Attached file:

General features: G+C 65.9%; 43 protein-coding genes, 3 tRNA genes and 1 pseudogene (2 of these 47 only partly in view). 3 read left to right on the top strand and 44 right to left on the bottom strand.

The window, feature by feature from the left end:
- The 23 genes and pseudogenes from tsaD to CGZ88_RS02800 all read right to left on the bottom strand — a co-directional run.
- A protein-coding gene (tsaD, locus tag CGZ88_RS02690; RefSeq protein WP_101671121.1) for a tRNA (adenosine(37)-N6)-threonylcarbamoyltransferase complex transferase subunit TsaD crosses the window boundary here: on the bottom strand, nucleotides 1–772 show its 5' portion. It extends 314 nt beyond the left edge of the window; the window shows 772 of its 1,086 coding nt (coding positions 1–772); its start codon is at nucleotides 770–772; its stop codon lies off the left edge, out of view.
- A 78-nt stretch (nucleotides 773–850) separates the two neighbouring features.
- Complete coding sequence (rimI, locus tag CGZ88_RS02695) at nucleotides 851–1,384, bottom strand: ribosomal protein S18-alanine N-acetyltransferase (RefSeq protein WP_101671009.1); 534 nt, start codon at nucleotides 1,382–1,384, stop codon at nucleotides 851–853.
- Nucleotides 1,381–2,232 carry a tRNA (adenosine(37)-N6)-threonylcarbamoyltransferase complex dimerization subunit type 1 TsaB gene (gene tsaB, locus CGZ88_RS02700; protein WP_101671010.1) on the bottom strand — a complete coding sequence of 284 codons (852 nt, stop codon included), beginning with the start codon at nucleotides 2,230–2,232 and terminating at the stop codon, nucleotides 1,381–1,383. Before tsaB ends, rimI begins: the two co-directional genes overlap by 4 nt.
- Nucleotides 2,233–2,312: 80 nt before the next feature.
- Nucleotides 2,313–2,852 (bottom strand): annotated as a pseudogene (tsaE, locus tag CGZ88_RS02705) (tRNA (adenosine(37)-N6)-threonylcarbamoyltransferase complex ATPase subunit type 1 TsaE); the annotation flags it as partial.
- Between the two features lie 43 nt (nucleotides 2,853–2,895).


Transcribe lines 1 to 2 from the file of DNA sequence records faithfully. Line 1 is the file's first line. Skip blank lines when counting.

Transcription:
General features: G+C 65.9%; 43 protein-coding genes, 3 tRNA genes and 1 pseudogene (2 of these 47 only partly in view). 3 read left to right on the top strand and 44 right to left on the bottom strand.

The window, feature by feature from the left end: